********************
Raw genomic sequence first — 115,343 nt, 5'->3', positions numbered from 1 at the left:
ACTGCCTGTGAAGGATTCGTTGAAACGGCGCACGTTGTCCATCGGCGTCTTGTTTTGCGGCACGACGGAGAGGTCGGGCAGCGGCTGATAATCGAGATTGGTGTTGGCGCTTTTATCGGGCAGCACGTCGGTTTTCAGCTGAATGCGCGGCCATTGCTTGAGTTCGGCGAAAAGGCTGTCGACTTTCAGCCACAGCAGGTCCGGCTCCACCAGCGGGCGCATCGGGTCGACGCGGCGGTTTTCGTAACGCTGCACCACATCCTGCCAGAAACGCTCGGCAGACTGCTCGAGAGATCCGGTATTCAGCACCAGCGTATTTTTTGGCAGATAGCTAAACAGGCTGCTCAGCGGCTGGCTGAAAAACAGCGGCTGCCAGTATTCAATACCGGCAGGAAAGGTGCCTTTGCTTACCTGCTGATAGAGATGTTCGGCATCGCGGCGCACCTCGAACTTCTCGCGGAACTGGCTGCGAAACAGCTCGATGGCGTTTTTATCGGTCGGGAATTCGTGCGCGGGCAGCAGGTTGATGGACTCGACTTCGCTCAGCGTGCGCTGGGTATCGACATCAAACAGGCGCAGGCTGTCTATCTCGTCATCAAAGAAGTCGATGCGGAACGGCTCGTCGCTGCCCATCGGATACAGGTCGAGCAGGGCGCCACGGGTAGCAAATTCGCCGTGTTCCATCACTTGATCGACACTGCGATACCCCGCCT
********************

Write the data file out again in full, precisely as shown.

Raw genomic sequence first — 115,343 nt, 5'->3', positions numbered from 1 at the left:
ACTGCCTGTGAAGGATTCGTTGAAACGGCGCACGTTGTCCATCGGCGTCTTGTTTTGCGGCACGACGGAGAGGTCGGGCAGCGGCTGATAATCGAGATTGGTGTTGGCGCTTTTATCGGGCAGCACGTCGGTTTTCAGCTGAATGCGCGGCCATTGCTTGAGTTCGGCGAAAAGGCTGTCGACTTTCAGCCACAGCAGGTCCGGCTCCACCAGCGGGCGCATCGGGTCGACGCGGCGGTTTTCGTAACGCTGCACCACATCCTGCCAGAAACGCTCGGCAGACTGCTCGAGAGATCCGGTATTCAGCACCAGCGTATTTTTTGGCAGATAGCTAAACAGGCTGCTCAGCGGCTGGCTGAAAAACAGCGGCTGCCAGTATTCAATACCGGCAGGAAAGGTGCCTTTGCTTACCTGCTGATAGAGATGTTCGGCATCGCGGCGCACCTCGAACTTCTCGCGGAACTGGCTGCGAAACAGCTCGATGGCGTTTTTATCGGTCGGGAATTCGTGCGCGGGCAGCAGGTTGATGGACTCGACTTCGCTCAGCGTGCGCTGGGTATCGACATCAAACAGGCGCAGGCTGTCTATCTCGTCATCAAAGAAGTCGATGCGGAACGGCTCGTCGCTGCCCATCGGATACAGGTCGAGCAGGGCGCCACGGGTAGCAAATTCGCCGTGTTCCATCACTTGATCGACACTGCGATACCCCGCCT